This morning, as most mornings, I woke up and checked Facebook. Shortly thereafter, I sent a couple emails, asked my Echo for today’s weather, played some music through Spotify, paid a bill online, and read the morning news on my phone. For these tasks, as with many of the tasks I have in my daily life, I needed the internet.
The internet is everywhere. Beyond my daily routine, having access to the internet can mean having increased access to education and commerce. Schools of every level now utilize the internet to deliver lectures, give assignments, and post grades. Businesses and consumers rely on the internet to carry out transactions online. The results of a survey by the Washington Post in 2016 claimed that, for the first time ever, consumers bought more of their purchases on the web than in stores. The internet is now so ubiquitous that even some modern household items must have connection to the internet to properly function.
While the internet is growing in scope and size, not everyone has the access they need. According to Pew Research, 15% of Americans in 2016 did not have an internet connection. While a certain portion of that percentage did not want an internet connection, the vast majority of those without lack a broadband connection because of high costs or because the infrastructure to provide internet is non-existent in their area. Not contained within the 15% figure are individuals who have access to the internet, but the connection is too slow to meet modern needs. While some individuals may have access through cable or satellite, the speeds offered are too slow to perform basic internet functions. The omnipresence of the internet means that economic developers must consider the importance of broadband connection when making development decisions.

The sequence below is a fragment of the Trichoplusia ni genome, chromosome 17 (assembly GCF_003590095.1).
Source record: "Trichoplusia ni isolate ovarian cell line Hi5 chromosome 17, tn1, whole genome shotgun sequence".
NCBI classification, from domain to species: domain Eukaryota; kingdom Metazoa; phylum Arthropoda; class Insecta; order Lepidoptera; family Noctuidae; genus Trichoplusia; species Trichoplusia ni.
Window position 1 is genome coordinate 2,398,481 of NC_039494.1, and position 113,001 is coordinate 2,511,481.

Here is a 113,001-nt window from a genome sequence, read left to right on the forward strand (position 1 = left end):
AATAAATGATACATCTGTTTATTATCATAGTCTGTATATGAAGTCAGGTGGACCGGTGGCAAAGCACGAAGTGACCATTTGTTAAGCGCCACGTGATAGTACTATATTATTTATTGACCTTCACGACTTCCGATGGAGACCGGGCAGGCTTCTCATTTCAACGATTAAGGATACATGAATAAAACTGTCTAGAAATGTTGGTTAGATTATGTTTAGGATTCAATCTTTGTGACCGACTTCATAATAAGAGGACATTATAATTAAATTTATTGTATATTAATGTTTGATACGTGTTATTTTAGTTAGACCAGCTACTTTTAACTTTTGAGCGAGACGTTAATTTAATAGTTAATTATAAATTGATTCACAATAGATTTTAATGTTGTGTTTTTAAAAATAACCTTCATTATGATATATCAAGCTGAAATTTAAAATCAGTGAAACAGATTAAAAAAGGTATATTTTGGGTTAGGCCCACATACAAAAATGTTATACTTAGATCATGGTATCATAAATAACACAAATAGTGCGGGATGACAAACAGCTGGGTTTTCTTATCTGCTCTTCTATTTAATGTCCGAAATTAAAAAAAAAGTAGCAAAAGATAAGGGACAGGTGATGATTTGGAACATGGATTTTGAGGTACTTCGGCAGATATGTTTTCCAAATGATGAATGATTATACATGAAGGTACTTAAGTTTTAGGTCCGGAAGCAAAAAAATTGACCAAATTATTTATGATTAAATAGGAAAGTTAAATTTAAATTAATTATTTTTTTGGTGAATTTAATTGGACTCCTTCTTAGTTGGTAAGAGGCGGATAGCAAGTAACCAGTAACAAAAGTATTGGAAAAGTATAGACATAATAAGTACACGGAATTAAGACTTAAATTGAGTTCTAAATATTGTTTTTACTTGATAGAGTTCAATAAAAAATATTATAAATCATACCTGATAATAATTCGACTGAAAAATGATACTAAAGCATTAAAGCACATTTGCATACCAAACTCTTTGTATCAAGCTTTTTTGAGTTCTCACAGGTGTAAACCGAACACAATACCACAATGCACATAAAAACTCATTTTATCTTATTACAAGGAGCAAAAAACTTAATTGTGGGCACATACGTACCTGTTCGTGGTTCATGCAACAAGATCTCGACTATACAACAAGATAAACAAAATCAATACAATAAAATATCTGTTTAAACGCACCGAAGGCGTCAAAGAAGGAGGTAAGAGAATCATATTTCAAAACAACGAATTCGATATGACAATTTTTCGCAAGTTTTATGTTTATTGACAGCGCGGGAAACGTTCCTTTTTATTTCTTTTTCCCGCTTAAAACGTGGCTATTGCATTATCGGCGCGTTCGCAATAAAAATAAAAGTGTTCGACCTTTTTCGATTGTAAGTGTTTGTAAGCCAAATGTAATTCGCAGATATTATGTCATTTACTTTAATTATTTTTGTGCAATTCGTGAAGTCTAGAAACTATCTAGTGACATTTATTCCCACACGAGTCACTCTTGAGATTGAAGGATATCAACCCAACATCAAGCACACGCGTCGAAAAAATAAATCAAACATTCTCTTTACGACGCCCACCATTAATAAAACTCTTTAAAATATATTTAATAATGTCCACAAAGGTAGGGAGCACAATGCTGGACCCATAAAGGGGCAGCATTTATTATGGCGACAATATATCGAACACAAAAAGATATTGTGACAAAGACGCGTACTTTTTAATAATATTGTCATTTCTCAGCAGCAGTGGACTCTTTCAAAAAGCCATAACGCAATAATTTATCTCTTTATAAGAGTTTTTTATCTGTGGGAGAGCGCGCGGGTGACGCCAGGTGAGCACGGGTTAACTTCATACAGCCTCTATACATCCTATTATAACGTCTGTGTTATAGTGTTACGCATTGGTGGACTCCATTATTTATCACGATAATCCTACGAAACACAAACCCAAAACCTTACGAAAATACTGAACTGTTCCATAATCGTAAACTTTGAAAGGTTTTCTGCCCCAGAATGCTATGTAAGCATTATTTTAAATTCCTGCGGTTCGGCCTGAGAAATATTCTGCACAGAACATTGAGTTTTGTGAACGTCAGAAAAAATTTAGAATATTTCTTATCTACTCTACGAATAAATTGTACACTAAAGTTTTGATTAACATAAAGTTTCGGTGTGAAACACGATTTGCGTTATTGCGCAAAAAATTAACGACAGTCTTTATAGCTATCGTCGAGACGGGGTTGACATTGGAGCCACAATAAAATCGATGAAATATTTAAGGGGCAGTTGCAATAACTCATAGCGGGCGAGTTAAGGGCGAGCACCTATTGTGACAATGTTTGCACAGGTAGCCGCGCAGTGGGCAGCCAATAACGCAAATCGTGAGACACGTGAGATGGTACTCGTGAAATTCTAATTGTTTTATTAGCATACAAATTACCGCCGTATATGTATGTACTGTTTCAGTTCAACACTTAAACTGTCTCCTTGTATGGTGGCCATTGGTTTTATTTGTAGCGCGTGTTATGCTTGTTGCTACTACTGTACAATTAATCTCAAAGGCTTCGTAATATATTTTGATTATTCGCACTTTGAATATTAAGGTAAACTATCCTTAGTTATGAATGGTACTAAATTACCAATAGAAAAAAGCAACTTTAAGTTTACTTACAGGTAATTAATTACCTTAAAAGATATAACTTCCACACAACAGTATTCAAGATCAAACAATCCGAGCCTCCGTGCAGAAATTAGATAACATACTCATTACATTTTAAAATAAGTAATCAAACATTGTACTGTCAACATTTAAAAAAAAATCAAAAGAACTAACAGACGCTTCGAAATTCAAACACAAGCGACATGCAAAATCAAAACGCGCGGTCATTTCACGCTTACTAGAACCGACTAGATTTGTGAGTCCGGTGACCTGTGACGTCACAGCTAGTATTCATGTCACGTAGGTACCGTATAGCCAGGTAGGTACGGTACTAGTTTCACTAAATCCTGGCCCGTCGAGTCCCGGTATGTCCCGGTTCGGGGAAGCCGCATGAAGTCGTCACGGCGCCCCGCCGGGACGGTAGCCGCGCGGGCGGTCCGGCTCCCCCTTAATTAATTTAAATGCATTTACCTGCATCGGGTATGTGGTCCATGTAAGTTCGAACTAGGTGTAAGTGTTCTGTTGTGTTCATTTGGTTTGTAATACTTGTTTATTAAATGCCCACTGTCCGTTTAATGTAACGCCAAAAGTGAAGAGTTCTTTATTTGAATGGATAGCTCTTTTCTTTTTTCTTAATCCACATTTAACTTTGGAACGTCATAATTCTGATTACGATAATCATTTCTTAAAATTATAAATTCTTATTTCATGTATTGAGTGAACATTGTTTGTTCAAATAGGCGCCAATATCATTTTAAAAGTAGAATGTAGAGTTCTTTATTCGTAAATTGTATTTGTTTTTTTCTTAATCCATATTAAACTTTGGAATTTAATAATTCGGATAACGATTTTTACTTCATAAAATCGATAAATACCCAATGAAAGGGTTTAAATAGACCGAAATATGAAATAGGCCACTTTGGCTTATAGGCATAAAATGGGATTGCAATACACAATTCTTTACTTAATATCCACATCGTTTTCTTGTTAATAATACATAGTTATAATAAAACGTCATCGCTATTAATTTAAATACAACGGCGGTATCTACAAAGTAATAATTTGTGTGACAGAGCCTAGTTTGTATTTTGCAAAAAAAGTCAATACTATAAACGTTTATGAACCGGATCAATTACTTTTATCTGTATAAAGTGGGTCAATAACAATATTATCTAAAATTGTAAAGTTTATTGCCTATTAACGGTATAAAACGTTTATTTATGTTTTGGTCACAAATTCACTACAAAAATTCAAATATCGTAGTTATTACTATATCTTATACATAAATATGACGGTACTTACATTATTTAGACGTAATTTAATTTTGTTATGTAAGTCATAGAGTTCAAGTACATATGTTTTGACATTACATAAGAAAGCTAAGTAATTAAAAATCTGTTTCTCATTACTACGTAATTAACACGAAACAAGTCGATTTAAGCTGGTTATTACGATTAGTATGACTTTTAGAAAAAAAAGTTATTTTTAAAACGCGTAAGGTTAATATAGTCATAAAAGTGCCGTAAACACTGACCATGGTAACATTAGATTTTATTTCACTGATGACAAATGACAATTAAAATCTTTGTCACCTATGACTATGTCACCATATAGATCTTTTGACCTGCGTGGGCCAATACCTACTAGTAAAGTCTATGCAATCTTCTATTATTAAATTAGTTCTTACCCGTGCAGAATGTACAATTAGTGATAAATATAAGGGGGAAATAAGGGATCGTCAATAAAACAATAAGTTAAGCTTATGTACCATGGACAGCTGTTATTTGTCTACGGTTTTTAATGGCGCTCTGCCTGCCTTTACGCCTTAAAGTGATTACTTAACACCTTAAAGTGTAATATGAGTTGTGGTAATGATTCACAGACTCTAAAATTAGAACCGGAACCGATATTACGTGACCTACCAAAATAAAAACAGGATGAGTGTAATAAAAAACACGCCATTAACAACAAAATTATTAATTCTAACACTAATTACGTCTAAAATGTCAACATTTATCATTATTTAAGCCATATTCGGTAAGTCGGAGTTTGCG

Problems of internet accessibility, affordability, and speed exist in the rural areas of all five of our counties in Greater Peoria. Filling these needs requires identifying areas where need exists, locating providers that can fill that need, and utilizing funding resources. Over the past couple of months, I have been working with private broadband providers and public officials in Mason, Tazewell, and Woodford counties to identify the best means to expand access to uncovered and underserved areas. Together we are developing strategies to fill broadband needs in rural areas.
If you are aware of other areas that need access to broadband, please don’t hesitate to contact Nathan Davis at email@example.com.